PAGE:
One of Dublin’s most famous landmarks is of course the statue of Molly Malone. The statue portrays Molly, a fishmonger, wearing a seventeenth-century dress pushing a wheelbarrow. Check out our guide to Molly Malone, a semi historical and legendary Irish figure.
The famous Molly Malone Statue is located at the end of Grafton Street near Trinity College, around the corner from Saint Andrews Church where she was supposedly baptised. The statue is life size and is made from bronze.
The Molly Malone Statue was inspired by the traditional Irish song “Cockles and Mussels”. As it’s become an anthem for Dubliners, during a Dublin Gaelic match or indeed an Irish rugby game you’re sure to hear the chanting of ” cockles and mussels, alive, alive oh!”. Legend tells us that Molly Malone was a fishmonger (a person who sells fish) on the streets of Dublin in the 1600′s.
The only definite information we know about Molly Malone comes from the lyrics of “Cockles and Mussels”. The lyrics tell us that Molly was an attractive young woman from a fishmonger background, and she sold seafood from her wheelbarrow that she pushed around the streets of Dublin (“she wheeled her wheel barrow through streets broad and narrow crying cockles and mussels, alive, alive oh”). She later died of a fever (“she died of a fever and no one could save her”). Little is known about the composer of the lyrics and it’s uncertain when the song written.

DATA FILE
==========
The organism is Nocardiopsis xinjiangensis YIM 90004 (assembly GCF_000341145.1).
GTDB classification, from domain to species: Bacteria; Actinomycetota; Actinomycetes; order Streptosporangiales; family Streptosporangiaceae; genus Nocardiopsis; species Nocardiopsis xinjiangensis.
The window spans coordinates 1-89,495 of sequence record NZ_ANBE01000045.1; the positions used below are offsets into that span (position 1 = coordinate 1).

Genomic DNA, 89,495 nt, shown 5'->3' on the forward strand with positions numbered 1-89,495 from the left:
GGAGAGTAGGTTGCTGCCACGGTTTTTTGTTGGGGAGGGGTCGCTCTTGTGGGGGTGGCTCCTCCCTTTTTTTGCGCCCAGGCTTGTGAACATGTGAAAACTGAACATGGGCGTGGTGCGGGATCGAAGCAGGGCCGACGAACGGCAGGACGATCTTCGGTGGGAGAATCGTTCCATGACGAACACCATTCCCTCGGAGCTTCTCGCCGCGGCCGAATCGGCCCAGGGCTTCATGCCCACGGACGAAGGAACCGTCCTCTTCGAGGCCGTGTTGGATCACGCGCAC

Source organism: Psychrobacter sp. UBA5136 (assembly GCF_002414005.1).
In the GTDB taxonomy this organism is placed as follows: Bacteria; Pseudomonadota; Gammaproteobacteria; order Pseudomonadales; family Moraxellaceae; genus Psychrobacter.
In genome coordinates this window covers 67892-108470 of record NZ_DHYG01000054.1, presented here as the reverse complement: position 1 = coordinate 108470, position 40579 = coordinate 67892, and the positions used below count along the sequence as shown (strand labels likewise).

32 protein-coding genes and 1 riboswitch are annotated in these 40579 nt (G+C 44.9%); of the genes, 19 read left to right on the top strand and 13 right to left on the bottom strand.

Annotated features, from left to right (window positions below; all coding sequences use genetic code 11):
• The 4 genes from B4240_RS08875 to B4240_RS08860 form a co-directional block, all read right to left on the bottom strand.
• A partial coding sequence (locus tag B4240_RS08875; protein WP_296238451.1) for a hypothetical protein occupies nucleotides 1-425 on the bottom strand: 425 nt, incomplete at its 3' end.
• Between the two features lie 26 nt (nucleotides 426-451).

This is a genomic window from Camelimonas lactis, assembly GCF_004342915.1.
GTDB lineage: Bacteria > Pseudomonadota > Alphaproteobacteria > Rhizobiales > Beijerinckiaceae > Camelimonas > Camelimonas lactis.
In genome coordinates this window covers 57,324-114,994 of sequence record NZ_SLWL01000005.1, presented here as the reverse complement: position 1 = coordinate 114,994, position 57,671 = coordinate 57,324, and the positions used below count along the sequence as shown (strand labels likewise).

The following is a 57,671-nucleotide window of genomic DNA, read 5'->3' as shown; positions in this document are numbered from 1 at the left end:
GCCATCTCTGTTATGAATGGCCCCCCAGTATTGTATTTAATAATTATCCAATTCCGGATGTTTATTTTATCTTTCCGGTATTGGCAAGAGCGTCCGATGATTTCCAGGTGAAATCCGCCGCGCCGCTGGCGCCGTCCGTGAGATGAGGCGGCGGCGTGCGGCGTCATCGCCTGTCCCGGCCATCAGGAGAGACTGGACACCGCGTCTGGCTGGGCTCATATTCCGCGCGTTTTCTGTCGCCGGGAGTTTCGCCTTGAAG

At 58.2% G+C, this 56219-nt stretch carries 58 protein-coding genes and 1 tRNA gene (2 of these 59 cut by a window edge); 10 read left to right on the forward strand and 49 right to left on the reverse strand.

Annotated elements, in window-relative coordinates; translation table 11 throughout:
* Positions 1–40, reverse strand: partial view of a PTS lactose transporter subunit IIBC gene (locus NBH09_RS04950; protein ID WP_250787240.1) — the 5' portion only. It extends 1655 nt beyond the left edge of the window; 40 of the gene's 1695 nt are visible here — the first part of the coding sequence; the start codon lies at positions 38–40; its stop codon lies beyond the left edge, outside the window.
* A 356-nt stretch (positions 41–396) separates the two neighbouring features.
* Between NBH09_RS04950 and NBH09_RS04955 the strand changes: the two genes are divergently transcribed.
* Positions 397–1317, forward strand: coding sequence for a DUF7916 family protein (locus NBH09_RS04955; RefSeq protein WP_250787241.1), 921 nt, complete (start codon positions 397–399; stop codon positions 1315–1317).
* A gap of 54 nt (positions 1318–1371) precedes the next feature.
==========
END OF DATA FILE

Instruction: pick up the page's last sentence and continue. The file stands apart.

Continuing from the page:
An urban legend has grown up around the figure that Molly was a street hawker by day and part-time prostitute by night. However, there is no evidence that Molly was actually a real woman who lived in the 17th century at all, or at any other time, despite claims from the Church of Ireland that records of her birth and death have been found.
If you’re in and around the city centre you can’t miss the statue of Molly. It’s located at the end of Grafton Street, one of Dublin’s pedestrianised shopping streets. It’s opposite Trinity College and just a stone’s throw from Temple Bar, the cultural and nightlife heart of Dublin.
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